Being tachy, changes in BP, and hormonal fluctuation including with the thyroid can each cause or contribute to what you describe. My suggestion is to ask your Dr to re-check your thyroid and estrogen levels, and do routine blood work including BS.

If the episodes are frequent enough, ask your dr if you could wear a Haltar Monitor for 24 hours to see what your heart is doing.

The combination of drugs (especially ones that change chemicals in the brain) could be contributing. But, there's not a whole lot to do for that except to decrease or stop the med-- with your dr's input. I take Trileptal every 12 hours and 2 hours before and 2 hours after a dose, my head buzzes like a swarm of bees. My heart rate pounds because of a 2nd med I must take. The combination is like having a swarm of bees beating their wings on miniature drums! LOL It is disturbing but... my alternatives are limited.

I'm also wondering if part of your episodes are anxiety, or maybe mimic anxiety? It sounds very much like the upsetting situations feel like a "threat" to you at the time it's happening. Even grief is a "threat" to our inner being-- not only because it's a loss but it can cause a free-floating type of anxiety. Many people do experience significant anger when they are sad. And, that anger can snowball to everything else.

Have you ever kept track of the pieces of events leading up to an episode? I'll give an example... when my kid was in school and would say she needed xx number of dollars before tomorrow, I thought my angry outburst was just because I had little money. But when I wrote down times, dates, etc. I saw a pattern, like my kid always waited till after 6 or 8 pm, I was always very tired, plus I had no money and the bank was closed. I set a rule that she needed to tell me about money before 5:30pm. I also made myself NOT do bill-paying at night because money was a huge stressor at the time. My kid asking for money also got me riled up because I was fighting her dad for child support. ALL of that contributed to my outbursts. So maybe you'll find some clues if you sit down right after an episode and write down the pieces of what happened, your thoughts etc. Even if a feeling or thought seems unrelated, it's connected uniquely for you at that time.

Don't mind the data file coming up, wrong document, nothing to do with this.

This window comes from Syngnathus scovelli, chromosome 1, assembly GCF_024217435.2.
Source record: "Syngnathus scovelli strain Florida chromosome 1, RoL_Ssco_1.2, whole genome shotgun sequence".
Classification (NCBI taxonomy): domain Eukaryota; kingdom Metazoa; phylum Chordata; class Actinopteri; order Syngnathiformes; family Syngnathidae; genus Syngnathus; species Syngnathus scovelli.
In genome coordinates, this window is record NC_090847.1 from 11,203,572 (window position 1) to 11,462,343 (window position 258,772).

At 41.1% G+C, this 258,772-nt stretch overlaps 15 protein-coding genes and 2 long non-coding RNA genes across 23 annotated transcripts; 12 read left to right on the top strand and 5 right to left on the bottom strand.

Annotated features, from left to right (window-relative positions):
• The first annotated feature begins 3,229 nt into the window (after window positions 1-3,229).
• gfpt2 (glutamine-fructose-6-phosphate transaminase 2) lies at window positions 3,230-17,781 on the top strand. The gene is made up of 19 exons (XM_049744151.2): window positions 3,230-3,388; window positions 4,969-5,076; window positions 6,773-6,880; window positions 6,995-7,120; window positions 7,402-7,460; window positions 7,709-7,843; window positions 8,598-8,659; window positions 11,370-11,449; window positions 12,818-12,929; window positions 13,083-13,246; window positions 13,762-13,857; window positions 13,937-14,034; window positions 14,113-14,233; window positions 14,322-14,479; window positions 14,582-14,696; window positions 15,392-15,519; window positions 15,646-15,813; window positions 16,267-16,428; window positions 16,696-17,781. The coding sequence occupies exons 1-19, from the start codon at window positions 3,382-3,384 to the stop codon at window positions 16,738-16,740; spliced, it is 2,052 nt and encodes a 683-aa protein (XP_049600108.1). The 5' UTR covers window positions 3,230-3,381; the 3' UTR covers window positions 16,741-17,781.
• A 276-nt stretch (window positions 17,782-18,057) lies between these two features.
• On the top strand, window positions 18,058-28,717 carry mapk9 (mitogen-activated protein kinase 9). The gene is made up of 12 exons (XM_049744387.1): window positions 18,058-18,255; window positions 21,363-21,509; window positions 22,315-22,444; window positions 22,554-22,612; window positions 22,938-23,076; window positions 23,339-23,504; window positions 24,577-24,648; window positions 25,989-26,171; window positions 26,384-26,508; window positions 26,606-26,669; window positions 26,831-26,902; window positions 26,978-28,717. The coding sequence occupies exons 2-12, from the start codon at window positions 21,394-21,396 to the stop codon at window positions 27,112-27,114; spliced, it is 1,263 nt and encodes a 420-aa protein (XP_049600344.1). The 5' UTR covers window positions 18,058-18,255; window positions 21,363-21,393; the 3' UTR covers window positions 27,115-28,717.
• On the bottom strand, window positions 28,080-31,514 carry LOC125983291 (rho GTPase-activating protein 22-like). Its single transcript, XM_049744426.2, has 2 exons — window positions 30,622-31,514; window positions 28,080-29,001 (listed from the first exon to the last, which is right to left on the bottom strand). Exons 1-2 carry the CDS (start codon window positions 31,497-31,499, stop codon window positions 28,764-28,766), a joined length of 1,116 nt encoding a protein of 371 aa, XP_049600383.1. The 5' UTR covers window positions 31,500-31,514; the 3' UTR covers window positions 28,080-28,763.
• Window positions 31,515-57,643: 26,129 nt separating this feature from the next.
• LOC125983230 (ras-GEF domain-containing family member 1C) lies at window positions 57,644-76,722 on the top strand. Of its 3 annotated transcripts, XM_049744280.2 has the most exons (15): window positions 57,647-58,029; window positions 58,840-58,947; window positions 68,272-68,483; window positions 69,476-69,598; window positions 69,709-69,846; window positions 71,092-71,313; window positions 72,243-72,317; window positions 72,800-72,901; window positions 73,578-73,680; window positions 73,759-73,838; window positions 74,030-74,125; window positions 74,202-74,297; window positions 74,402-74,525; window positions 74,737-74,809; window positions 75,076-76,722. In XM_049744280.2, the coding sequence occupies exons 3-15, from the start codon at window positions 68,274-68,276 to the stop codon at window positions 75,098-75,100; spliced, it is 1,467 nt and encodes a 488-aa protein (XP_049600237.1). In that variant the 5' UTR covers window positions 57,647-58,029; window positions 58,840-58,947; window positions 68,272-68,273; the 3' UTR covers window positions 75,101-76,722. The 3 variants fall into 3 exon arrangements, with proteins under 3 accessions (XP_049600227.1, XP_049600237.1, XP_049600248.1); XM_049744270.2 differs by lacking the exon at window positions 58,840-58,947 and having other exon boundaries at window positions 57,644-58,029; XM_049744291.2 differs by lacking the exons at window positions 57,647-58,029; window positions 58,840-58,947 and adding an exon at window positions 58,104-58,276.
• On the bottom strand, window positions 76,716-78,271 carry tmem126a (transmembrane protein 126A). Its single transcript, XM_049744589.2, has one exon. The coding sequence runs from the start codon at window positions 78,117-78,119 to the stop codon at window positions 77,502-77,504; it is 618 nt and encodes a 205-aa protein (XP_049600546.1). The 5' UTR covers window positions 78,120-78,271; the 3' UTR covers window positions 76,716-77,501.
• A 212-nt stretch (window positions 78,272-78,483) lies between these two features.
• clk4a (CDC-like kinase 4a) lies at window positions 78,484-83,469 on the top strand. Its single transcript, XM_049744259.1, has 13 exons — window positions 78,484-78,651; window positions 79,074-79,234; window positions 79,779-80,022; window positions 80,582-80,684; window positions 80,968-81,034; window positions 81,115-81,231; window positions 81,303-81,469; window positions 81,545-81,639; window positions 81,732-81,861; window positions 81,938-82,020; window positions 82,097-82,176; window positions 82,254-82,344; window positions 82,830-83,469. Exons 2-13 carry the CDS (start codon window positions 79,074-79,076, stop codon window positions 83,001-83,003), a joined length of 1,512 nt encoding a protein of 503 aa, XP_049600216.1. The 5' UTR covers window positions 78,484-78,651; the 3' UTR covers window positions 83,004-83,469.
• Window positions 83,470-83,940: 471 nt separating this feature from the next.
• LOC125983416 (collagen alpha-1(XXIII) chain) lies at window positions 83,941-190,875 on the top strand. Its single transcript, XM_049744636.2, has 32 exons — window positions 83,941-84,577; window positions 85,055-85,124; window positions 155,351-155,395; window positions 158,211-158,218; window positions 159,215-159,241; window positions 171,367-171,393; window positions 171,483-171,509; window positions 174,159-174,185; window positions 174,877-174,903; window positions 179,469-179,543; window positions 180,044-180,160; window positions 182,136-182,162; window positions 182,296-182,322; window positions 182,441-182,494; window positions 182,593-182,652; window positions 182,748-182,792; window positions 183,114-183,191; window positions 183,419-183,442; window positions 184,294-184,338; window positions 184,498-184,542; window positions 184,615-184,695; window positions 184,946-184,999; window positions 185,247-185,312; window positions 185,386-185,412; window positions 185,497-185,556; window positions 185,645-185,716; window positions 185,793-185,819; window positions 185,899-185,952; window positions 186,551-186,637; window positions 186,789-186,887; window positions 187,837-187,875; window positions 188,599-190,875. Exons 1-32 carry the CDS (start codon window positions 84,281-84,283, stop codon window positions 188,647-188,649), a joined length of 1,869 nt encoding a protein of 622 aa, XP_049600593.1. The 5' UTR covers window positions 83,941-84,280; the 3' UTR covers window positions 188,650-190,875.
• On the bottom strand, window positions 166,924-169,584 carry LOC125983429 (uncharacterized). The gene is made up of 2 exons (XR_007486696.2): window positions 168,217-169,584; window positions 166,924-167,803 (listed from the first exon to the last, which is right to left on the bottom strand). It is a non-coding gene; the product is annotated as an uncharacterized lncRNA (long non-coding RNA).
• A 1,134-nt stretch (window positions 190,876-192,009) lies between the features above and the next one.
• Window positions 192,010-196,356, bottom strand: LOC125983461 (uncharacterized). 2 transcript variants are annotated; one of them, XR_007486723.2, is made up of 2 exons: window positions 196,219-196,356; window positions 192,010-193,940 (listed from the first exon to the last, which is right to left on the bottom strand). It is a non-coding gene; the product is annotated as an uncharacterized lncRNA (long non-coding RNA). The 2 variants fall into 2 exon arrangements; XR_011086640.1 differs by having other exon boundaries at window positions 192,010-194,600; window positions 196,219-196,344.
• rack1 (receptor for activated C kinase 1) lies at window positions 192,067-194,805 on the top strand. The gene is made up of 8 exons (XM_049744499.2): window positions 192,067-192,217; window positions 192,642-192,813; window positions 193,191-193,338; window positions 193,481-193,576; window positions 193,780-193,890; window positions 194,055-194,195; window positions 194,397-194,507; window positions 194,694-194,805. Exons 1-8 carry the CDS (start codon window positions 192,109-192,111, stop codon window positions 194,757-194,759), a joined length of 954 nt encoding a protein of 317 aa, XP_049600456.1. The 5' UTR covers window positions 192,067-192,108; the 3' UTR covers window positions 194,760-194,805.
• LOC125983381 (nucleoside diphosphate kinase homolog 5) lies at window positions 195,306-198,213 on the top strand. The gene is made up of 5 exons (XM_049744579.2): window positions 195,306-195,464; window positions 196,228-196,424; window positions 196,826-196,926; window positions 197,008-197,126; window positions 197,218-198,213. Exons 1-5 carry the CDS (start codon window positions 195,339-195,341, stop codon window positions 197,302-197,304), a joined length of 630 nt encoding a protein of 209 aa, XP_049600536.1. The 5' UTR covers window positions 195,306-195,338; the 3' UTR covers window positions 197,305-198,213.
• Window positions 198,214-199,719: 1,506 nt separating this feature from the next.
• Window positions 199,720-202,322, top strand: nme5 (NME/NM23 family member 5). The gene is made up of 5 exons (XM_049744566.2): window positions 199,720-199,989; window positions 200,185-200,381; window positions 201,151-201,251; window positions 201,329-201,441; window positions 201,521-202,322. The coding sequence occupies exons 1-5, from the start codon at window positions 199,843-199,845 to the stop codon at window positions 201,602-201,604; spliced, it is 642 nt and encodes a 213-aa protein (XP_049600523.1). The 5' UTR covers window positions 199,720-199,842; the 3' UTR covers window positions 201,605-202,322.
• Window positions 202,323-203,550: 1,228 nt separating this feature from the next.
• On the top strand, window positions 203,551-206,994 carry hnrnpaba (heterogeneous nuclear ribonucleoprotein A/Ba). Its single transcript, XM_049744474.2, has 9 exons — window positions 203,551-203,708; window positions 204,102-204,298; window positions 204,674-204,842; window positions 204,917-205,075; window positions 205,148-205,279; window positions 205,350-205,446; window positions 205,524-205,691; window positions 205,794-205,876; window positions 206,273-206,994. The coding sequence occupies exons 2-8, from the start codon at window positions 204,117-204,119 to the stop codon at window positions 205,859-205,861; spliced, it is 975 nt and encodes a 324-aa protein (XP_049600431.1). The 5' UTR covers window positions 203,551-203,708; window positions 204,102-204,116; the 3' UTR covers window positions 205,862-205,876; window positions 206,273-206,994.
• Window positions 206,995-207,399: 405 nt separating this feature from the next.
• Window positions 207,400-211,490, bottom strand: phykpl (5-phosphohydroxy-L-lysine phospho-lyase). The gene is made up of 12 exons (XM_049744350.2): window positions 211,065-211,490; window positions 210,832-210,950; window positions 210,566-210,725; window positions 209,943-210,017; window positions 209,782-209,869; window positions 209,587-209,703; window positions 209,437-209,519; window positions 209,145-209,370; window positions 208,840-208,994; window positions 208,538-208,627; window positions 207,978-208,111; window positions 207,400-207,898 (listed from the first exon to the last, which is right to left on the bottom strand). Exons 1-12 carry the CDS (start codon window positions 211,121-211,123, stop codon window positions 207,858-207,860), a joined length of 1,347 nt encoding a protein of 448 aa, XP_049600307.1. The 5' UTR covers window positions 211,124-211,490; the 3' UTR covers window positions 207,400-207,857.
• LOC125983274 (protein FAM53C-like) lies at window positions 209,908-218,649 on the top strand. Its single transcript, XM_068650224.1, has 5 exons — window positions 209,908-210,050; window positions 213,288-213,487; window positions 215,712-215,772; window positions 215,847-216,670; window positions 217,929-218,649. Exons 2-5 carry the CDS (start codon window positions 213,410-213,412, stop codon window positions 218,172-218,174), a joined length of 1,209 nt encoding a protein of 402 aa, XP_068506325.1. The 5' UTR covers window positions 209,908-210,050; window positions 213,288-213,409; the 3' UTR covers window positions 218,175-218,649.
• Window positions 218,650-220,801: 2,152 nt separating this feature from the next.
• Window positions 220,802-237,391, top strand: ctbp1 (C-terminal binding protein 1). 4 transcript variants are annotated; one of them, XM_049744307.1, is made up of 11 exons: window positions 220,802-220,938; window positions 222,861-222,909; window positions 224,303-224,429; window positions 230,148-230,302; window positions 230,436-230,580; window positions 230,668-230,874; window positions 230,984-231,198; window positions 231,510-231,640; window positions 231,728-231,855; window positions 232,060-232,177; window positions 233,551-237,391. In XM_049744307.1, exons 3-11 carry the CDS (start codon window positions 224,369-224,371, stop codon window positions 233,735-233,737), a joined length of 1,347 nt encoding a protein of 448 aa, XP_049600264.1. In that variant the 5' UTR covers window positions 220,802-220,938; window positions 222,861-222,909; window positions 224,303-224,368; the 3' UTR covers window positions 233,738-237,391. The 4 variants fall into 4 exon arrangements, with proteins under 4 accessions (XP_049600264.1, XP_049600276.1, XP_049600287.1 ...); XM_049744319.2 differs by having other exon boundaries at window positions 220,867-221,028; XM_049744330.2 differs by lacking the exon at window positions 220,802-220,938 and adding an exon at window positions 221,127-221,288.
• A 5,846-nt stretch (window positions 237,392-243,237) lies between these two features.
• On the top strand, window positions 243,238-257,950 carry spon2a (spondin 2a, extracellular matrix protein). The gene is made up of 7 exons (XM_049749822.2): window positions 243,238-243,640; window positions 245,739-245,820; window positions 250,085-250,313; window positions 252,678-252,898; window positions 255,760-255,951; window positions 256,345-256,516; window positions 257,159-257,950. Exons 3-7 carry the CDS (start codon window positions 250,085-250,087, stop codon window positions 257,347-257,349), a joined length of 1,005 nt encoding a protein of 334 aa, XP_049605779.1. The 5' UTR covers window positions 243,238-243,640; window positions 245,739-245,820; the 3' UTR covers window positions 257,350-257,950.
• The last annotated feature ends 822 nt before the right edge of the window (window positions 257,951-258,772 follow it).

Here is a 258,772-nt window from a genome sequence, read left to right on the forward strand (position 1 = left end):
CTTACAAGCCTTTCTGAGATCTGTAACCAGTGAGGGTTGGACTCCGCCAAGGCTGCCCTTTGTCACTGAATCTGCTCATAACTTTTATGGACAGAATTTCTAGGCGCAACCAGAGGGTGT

It's really good that you desire peaceful living and that you recognize the episodes. Anger releases adrenaline so it's really easy to get hooked on expressing anger. Since you have some warning symptoms, would it be possible to go into a room and sit quietly before you explode? Maybe have a notebook near the chair and "chart" what you feel at the time?

Do ask your doctor about those tests.

Lifes
 
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FaithRestMom replied to Lifes's response:
You've both given some good feedback. Since it doesn't happen very often I sometimes get complacent between episodes but I think I'll set up a note in my cellphone just for recording what is happening during those times. I always have my cellphone and can share what I record with the dr.

The last episode (last week) was followed by several days of unusual irritability that I was finally able to track to low blood sugar. I've recently lost weight (intentionally) and finally lost enough that my diabetes medication needed to be discontinued. Though I really don't think it's related, I will monitor my blood sugar when it happens as well - because you just never know.